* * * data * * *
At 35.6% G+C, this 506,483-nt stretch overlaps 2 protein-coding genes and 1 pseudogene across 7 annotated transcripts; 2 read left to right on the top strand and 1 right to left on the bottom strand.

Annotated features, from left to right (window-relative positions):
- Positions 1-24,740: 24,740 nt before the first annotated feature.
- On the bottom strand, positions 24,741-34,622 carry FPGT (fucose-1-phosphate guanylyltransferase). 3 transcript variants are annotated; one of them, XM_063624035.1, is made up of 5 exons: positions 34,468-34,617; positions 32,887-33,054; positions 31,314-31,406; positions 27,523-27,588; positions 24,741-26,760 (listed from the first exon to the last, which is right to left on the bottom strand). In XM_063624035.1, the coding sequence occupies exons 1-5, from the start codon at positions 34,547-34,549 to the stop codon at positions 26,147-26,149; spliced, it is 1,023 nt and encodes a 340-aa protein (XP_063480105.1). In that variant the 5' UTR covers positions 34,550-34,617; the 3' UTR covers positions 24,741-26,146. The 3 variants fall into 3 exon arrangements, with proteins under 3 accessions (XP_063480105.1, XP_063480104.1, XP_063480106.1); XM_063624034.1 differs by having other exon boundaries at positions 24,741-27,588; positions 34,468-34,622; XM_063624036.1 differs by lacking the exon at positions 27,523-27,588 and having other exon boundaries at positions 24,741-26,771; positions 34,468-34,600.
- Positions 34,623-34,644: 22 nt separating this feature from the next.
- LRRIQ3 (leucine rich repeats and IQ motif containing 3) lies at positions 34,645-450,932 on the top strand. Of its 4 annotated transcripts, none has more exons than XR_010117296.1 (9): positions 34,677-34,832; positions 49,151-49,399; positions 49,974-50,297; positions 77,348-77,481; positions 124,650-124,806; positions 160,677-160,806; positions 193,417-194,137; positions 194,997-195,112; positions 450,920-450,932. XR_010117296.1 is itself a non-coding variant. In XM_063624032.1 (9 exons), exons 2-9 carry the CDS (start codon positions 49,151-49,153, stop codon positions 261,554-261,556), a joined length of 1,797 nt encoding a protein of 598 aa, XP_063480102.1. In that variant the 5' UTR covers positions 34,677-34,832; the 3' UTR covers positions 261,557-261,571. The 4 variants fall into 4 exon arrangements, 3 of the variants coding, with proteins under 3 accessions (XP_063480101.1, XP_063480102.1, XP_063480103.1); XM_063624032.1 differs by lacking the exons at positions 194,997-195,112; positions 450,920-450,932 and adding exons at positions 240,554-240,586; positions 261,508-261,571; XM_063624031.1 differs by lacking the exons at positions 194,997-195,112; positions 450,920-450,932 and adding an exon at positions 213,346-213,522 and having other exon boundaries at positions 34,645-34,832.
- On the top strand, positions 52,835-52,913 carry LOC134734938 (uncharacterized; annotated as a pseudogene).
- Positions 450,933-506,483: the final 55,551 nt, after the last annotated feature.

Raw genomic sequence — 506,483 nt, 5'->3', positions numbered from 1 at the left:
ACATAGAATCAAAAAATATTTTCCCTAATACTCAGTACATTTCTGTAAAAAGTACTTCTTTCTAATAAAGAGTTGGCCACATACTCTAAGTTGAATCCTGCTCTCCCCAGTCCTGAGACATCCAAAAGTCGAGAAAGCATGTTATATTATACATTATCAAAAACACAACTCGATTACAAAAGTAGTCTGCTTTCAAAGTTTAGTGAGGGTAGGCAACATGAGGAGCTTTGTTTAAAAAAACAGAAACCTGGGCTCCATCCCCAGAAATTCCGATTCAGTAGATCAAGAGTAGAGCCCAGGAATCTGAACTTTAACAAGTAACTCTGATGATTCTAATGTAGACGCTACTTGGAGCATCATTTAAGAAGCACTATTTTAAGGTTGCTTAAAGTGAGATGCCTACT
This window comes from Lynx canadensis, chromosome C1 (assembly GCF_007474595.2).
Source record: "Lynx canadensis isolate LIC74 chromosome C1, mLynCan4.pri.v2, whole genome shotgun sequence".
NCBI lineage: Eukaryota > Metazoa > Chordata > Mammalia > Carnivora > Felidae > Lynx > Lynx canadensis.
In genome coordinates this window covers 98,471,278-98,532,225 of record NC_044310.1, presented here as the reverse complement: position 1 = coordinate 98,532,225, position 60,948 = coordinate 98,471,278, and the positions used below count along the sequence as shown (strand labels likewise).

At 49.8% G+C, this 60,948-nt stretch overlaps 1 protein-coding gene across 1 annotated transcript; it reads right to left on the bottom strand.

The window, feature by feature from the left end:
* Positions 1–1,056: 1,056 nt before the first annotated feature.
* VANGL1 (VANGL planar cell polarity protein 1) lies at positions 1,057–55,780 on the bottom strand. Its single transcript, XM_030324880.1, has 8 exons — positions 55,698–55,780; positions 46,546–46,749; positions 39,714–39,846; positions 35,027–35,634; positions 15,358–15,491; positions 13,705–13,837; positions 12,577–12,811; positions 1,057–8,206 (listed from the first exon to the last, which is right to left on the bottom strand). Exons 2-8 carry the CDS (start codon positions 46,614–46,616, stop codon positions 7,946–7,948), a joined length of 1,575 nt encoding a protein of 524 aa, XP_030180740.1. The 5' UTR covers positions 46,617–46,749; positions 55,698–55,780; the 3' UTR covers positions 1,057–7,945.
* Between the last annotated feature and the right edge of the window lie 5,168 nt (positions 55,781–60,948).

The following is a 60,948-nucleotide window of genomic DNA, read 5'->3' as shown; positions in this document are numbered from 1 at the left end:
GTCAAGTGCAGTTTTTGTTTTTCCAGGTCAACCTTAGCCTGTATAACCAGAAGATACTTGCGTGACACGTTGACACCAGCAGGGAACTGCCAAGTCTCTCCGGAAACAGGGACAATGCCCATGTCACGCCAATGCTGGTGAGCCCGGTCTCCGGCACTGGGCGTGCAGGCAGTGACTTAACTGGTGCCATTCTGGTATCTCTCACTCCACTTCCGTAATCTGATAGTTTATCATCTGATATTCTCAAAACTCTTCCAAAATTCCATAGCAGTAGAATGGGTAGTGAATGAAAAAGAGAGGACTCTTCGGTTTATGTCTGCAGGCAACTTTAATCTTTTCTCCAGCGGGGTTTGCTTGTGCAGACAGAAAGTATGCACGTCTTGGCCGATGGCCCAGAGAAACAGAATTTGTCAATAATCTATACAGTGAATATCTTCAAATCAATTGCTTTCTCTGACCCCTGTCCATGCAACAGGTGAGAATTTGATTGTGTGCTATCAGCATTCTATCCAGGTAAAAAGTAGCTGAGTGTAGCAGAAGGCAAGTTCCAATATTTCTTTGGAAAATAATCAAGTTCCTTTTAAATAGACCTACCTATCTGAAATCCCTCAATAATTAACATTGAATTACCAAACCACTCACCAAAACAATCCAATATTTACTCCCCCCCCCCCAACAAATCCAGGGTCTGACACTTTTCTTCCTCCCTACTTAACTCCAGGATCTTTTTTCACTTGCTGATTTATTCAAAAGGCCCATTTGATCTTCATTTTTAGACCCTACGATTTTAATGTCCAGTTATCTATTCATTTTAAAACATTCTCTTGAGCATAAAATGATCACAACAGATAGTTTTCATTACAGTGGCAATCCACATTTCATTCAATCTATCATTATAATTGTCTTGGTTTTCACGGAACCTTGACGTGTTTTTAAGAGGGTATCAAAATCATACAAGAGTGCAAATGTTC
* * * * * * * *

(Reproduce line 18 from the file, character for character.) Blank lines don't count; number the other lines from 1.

* VANGL1 (VANGL planar cell polarity protein 1) lies at positions 1,057–55,780 on the bottom strand. Its single transcript, XM_030324880.1, has 8 exons — positions 55,698–55,780; positions 46,546–46,749; positions 39,714–39,846; positions 35,027–35,634; positions 15,358–15,491; positions 13,705–13,837; positions 12,577–12,811; positions 1,057–8,206 (listed from the first exon to the last, which is right to left on the bottom strand). Exons 2-8 carry the CDS (start codon positions 46,614–46,616, stop codon positions 7,946–7,948), a joined length of 1,575 nt encoding a protein of 524 aa, XP_030180740.1. The 5' UTR covers positions 46,617–46,749; positions 55,698–55,780; the 3' UTR covers positions 1,057–7,945.